Previous post: Cuckoo Submitting Malware
In this post we will learn installation and usage of Volatility for memory analysis. In Cuckoo it is also possible to get a memory dump. We will use this memory dump with Volatility to check the hidden processes, connections, etc…
Here we will use a Sality virus variant. You can download it for testing from the link below
The password for the zip file is “
Installation of Volatility is very easy. First download it from http://www.volatilityfoundation.org/#!24/c12wa.
You need to download the source file in “tar.gz” format. For installation you need to have root rights.
$ sudo -i
# tar xvfz volatility-2.4.tar.gz
# cd volatility
# sudo python setup.py build
# sudo python setup.py install
Check it is correctly installed for python. If it is correctly installed you will get no error message.
# python -c "import volatility"
Cuckoo Memory Analysis with Volatility:
Now we are ready for analysis. For submitting with memory dump you can use the following option: “
--memory“. And here is an example command to submit sality.
# utils/submit.py --memory samples/sality.c.exe
Note: I do not tell how to start cuckoo and use submit command again. You can check the details from previous posts if needed.
After analysis is complete goto the
storage->analyses folder and you will see that there is a memory.dmp file.
Now lets start with volatility analysis. I will show you the basics. You can check help of volatility for more options. Before starting open a terminal and go to relevant directory of memory file:
# cd /root/cuckoo/storage/analyses/12
Use this command to get help and options of Volatility.
# vol.py --help
The Memory File Info:
Here we check the file details. One of the important info is the profile type.
# vol.py -f memory.dmp imageinfo
In my example I used Windows 7 64bits without any service pack. So the template is Win7SP0x64.
Check the Connections:
Check the connections in the memory to see which processes have a connection and which ports are listening or if there are any active established connections.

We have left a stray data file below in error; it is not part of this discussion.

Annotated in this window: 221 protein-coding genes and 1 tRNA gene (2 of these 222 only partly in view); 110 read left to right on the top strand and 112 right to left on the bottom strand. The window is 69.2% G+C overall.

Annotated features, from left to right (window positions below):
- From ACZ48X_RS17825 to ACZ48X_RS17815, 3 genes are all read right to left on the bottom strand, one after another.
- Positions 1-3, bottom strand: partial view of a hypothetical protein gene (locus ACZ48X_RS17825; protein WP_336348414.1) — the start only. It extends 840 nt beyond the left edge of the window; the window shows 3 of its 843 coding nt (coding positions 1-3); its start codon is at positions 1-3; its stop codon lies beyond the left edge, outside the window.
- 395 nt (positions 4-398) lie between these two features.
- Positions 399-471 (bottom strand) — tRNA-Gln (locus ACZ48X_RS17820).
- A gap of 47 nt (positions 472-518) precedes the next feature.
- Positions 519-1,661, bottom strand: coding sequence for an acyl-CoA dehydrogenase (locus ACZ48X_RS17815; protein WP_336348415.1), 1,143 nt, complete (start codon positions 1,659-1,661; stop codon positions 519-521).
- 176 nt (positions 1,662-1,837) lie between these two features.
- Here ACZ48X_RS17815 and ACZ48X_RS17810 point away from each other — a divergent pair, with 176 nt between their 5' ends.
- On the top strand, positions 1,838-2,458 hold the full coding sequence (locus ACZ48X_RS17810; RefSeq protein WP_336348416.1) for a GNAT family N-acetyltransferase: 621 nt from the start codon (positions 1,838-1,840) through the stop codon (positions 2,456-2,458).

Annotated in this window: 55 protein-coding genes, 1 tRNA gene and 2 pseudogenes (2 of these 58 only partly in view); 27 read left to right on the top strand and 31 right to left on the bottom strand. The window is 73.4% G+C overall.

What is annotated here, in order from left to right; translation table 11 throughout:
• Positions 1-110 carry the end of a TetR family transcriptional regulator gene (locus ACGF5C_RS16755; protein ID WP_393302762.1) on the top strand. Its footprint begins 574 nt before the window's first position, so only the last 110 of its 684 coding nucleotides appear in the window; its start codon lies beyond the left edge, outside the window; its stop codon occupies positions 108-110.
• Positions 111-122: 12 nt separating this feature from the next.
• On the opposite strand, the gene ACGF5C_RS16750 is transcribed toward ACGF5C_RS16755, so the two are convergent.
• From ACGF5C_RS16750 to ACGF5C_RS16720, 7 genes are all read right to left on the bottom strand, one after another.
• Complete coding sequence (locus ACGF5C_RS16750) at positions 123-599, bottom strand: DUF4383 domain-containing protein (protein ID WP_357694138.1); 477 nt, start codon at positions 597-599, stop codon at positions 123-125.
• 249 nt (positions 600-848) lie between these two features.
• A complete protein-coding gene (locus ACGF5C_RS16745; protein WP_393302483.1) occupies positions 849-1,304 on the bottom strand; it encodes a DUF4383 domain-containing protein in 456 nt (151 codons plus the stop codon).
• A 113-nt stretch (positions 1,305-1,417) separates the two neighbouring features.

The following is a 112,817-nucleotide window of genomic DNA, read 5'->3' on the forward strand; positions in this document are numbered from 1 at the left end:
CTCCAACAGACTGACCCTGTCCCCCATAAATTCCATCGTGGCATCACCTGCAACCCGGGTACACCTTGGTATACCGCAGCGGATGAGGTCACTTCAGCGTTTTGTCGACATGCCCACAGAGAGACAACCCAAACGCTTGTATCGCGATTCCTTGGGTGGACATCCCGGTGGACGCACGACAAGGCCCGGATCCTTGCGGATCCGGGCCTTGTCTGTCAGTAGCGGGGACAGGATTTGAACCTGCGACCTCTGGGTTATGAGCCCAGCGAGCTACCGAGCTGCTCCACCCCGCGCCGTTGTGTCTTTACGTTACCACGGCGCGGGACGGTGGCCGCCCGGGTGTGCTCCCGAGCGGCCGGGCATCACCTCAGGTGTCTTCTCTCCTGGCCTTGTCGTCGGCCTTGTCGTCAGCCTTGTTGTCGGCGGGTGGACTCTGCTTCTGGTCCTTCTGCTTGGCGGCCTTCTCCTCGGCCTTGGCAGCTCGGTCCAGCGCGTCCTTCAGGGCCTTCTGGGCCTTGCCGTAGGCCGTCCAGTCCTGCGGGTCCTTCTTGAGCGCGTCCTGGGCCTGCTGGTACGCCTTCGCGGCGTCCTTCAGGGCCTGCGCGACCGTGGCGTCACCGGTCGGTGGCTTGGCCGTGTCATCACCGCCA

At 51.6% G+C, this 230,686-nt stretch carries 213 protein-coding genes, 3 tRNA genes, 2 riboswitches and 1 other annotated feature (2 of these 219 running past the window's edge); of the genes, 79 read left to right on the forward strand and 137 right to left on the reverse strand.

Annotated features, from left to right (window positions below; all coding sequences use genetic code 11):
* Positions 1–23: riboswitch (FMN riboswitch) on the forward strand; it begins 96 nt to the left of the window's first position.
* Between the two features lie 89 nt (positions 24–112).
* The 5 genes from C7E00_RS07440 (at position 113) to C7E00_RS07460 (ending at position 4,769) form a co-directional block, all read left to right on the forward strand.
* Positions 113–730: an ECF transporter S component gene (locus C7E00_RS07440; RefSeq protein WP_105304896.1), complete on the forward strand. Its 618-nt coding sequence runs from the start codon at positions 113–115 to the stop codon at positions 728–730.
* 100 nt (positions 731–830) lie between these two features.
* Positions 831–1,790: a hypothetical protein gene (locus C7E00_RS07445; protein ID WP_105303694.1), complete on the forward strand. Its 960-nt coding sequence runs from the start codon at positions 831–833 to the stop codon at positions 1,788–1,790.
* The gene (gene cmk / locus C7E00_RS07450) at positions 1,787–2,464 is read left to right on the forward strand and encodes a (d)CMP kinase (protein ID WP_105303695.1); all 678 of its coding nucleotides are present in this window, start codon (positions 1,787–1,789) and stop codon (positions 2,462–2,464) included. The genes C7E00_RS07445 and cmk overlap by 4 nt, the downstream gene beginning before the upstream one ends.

# vol.py --profile=Win7SP0x64 -f memory.dmp netscan
0x3df15be0 TCPv4 192.168.56.101:49167 192.168.56.1:2042 ESTABLISHED 2660 sality.c.exe
I did not include all the details as it is too long. However there is one interesting line: As you see above sality has a connection established.
List process tree to see if there are any suspicious processes.
# vol.py --profile=Win7SP0x64 -f memory.dmp pstree
0xfffffa8000dd5330:sality.c.exe 2660 1476 5 51 2014-11-19 10:21:46 UTC+0000
. 0xfffffa8000e19b30:sality.c.~01 3048 2660 0 ------ 2014-11-19 10:22:02 UTC+0000
Above you can see the processes related to sality. There is also a possiblity that the process may be hidden. To check the list of processes including hidden ones use:
# vol.py -f memory.dmp --profile=Win7SP0x64 psxview
Dump the file of a process for further analysis:
It is also possible that you can get the file that is running in the memory. In our example the process number is 2660 and here is the command:
# vol.py --profile=Win7SP0x64 -f memory.dmp procdump -D ./ -p 2660
Below you can see that it extracted an exe file:
You can also get the full list of file objects in the memory by the command below
# vol.py --profile=Win7SP0x64 -f memory.dmp filescan
For more and detailed information check the Volatility Documentation Project
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